Alright, cheat sheet #2 and we are continuing with the shoulder. That's the problem with these ball joints, so many directions to cover.
Creating Animation Cheat Sheets
Why did we create these cheat sheets, you ask? It all started many years ago when working on Thor; the rigs were so good it was impossible to create a bad pose! Pretty sweet. The reason for that though, was because all of the joints had limitations that prevented you from creating 'illegal' poses.
As expected, problems arose when you needed to have a Frost Giant impacted by something (fighting, hit a wall, smash to the ground - typical things that Frost Giants do) but the joints would not physically rotate past a certain point. For that reason, we no longer think creating rotation limits are necessarily a good thing in rigs, even if posing becomes easier. Instead, we decided it was important to learn about the average range of motion for the human body so we could implement our own limitations within the animation and still have the full functionality of the rig to push the poses further as needed. That's how these cheat sheets came into existence; a reference guide so we don't forget. Still, huge thanks to the rigging department on Thor for teaching us the importance of proper range of motion.
Disclaimer: Rotation Limits Aren't Really Limits, So Says I
You've already seen the image at the top so maybe it's a little late for a disclaimer, but I feel like one probably needs to be included anyway. The one thing we need to remember when looking at joint rotation limitations is that these are mostly based on the average person and don't account for differences in body size or flexibility. These aren't hard, fast rules but rather guidelines that we use in our studio to try to keep our animation within a 'normal' range of motion. So can your character push beyond these limitations? Absolutely. Should you send me links to all of the amazing work you do where you ignore this reference and shove it in my face how wrong I am? Sure, why not. Send all hate mail to email@example.com (hehe, take that Victor!).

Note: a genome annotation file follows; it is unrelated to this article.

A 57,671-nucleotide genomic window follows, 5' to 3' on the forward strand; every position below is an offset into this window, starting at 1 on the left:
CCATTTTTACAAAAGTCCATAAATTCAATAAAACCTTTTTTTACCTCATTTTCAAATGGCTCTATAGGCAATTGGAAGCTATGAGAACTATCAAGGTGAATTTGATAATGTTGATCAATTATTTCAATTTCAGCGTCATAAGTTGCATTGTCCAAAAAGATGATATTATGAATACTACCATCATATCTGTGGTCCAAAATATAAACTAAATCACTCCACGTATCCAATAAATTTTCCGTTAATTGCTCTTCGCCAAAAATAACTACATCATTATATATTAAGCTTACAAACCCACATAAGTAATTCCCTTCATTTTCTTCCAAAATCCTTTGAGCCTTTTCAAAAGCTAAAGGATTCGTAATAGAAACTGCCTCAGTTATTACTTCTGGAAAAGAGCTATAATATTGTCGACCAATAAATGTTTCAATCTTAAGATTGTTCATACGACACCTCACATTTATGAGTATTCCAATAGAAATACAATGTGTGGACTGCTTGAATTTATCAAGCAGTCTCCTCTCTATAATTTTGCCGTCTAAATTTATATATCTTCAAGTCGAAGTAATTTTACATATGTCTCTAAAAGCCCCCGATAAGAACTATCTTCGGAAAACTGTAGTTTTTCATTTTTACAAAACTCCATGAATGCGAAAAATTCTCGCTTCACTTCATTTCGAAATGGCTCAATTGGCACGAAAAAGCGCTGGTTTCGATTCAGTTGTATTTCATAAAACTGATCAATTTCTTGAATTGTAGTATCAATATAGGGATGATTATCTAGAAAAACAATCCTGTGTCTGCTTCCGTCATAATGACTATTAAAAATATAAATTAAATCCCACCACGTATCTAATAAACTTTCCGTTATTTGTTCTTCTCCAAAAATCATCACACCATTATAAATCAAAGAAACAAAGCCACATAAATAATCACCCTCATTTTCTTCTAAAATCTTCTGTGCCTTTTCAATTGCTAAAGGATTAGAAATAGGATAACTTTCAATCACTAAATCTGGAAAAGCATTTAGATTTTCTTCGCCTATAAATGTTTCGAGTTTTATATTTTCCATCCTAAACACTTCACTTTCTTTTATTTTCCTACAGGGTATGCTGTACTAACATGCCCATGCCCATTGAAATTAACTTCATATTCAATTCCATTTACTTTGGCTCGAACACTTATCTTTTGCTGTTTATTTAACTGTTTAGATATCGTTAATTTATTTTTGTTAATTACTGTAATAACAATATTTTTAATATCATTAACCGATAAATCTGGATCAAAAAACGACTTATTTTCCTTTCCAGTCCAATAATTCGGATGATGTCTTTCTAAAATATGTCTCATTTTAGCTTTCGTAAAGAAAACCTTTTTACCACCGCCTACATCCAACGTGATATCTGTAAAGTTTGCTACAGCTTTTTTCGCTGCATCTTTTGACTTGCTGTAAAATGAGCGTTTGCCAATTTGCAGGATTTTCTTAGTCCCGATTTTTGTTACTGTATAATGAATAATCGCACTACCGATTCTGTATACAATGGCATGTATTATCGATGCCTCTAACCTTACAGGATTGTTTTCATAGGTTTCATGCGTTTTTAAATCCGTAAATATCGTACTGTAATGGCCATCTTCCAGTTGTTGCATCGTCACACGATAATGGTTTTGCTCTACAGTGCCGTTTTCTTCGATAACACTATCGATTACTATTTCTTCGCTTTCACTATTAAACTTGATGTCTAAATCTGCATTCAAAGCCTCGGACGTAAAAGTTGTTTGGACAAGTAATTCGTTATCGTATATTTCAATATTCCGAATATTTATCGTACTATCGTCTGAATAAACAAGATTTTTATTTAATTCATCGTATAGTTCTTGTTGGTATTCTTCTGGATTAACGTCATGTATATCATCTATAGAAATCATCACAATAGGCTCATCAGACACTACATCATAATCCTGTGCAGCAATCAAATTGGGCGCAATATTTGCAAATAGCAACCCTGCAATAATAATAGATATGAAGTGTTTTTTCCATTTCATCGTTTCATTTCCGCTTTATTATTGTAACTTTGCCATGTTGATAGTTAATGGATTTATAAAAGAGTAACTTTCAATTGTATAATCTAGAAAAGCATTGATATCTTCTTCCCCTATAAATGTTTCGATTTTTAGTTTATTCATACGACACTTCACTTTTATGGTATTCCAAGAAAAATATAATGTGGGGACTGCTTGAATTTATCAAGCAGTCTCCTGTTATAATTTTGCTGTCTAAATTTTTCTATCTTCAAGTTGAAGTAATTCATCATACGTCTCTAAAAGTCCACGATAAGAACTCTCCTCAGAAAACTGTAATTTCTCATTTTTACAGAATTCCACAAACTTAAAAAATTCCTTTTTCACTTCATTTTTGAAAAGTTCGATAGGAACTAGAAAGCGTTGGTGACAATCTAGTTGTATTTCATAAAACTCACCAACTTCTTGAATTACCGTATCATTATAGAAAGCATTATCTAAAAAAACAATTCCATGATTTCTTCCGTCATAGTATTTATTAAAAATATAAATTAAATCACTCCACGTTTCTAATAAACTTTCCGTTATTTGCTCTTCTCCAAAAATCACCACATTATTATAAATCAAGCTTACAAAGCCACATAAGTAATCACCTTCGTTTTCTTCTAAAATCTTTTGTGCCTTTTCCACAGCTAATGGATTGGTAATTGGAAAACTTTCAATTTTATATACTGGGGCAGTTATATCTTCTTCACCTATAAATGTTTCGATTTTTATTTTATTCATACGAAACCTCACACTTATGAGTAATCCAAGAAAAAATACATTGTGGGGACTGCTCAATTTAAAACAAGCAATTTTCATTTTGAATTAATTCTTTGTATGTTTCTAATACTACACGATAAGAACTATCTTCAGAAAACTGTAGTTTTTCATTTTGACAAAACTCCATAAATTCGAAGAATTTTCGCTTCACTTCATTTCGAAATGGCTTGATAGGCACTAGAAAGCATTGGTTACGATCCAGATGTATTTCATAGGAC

A couple of notes:
*We are trying to break the shoulder up into 'planes of rotation'. The first one covered the "Z-plane" (based on how the Hero character is loaded into Maya). This one focuses on the "X-plane" (side view) and "Y-plane" (top view).
*We didn't really specify rotation values for the clavicle in the "Y-plane" images as we are instead concerned with the overall angle of the arm.
*The 140 degree rotation in the "Y-plane" is the best example where you will see a lot of variation based on the design of your character. An increase of fat and/or muscle in the chest can impact the total range of rotation.